I'm delighted this new one is DOA though. I loathed the idea of doing the 'deconstructed' Seth-Rogen-Green-Hornet version of the Ranger with Johnny Depp as a smirky Tonto.

    Hell, just TYPING that last sentence made me shudder. I've said this many times, even in print -- but people who get pissy about Jay Silverheels and stereotyping clearly never WATCHED the damn show. As you said, Tonto is a partner, an equal, and a friend -- but more importantly, there were a HUGE number of episodes that involved Tonto and the Ranger taking the Indians' side against the white man. "We WILL find justice for your people, Red Hawk. I swear it." Or the one where the Ranger takes on the KKK-types on behalf of the Chinese laundryman. Or all the times the Ranger and Tonto cleared accused natives of crimes they didn't commit, or prevented townspeople from hunting down Indians and lynching them. Or etc. I could go on and on. Over and over the Ranger stood up for minorities who were being ground down by corrupt white ranchers or industrialists... and don't forget, this was in 1956 or thereabouts, when 'progress' was God.

    ...sorry, ranting, but that's a pet peeve of mine. My favorite version of the Ranger to date has been the version from Dynamite Comics by Brett Matthews and Sergio Cariello. Not sure how to translate that into a movie though.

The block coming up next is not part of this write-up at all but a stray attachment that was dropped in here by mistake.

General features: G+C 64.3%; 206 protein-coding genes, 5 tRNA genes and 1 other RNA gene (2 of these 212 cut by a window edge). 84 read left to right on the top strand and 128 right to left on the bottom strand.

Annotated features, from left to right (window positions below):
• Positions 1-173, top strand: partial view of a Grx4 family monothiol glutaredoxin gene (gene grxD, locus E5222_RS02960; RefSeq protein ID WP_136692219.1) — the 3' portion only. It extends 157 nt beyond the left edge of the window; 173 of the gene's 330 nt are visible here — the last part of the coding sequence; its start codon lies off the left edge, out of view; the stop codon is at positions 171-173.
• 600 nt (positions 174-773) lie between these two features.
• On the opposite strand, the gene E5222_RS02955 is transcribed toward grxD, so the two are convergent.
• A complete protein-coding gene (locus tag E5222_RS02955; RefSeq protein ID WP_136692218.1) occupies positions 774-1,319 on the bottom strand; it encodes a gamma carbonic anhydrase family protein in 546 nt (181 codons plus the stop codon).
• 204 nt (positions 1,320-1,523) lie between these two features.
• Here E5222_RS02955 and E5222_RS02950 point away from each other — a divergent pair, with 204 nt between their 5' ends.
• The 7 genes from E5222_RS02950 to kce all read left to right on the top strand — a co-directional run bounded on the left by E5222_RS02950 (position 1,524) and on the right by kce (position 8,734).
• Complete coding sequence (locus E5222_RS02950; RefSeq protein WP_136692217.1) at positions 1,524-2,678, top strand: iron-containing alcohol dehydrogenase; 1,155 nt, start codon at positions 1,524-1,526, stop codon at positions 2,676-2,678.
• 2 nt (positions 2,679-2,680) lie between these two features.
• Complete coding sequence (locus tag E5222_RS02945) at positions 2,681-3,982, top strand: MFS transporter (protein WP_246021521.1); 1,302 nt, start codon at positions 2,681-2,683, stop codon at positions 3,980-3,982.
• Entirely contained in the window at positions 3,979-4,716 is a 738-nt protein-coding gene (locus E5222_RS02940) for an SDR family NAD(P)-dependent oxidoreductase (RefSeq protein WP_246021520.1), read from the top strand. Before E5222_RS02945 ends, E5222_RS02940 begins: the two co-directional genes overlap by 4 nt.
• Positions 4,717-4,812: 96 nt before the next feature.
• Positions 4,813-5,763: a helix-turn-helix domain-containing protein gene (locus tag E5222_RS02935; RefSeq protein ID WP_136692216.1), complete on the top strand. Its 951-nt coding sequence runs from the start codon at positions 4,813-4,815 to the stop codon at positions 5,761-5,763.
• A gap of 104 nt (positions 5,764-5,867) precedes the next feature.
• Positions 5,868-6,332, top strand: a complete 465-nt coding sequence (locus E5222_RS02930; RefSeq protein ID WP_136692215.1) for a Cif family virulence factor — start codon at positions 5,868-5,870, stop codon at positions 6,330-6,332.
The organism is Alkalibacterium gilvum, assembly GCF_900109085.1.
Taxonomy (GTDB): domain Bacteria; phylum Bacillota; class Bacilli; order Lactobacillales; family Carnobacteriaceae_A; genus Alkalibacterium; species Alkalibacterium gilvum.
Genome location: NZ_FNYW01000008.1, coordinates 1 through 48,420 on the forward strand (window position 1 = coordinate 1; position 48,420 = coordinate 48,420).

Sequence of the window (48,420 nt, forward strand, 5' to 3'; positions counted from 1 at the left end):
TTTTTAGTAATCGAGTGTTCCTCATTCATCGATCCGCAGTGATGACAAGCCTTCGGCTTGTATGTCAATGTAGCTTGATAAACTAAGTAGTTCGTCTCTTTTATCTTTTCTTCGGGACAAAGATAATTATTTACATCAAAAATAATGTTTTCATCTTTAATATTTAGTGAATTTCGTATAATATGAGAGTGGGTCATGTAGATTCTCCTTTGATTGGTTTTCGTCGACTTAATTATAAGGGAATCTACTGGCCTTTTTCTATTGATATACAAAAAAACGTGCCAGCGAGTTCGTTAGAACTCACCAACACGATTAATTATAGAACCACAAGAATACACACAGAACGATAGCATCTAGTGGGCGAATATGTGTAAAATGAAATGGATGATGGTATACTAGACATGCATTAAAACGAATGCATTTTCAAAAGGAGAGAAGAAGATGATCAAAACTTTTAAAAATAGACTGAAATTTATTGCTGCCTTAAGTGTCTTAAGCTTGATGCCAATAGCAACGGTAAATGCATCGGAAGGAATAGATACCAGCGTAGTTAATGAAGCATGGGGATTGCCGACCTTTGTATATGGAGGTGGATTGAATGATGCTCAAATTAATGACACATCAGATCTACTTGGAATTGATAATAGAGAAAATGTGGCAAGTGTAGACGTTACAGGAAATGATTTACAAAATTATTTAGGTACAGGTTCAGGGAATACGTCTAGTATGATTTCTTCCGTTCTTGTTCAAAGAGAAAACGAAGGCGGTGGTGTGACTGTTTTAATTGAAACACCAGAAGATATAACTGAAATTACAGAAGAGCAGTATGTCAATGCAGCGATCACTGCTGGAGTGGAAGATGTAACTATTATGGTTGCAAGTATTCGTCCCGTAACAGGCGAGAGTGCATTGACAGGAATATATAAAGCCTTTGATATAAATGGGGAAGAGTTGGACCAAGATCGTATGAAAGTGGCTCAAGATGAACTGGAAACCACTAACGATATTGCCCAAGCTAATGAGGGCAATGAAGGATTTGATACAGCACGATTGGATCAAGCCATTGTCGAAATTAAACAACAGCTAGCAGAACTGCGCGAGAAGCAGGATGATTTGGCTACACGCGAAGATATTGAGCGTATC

One thing is sure, though -- I'd skip the origin or do it in flashback. I have come to hate the 'origin-first, hero's journey' style of superhero movie because it's like it's the only one they know how to make, and you don't get to see the guy you PAID to see till it's almost the end. The two times it really worked for me were IRON MAN and CAPTAIN AMERICA. All the others-- pfft.

    Daydreaming now, really, but if I was King of the World and decided to make a Ranger movie, I'd shoot it like SILVERADO. Big and epic scenery, embracing Western tropes but with humor... and the Ranger himself would be someone like Scott Glenn in SILVERADO, tough and cool but with an unshakable moral center. The change that comes over Glenn's face when Danny Glover says, "They took the little boy"... THAT, to my mind, is a complete Ranger moment.

    Tonto? Tough, smart, the Ranger's best friend. The end. No need for 'magical mystic Indian knowledge' bullshit, but if they want to make him a better tracker and woodsman than John Reid, okay. Like Jay Silverheels but without the pidgin English. No need to fix what isn't otherwise broken.

    The story itself... it should be big and it should be about defending against greed. The Ranger vs. Goldfinger of the old West. Something about hijacking huge tracts of land or destroying a farming settlement town in order to get at mineral wealth. Maybe the instigating event is the Ranger and Tonto investigating night attacks on local farmers by the 'Iron Dragon,' something that would turn out to be the villain's prototype tank...

    ...okay I'll stop now.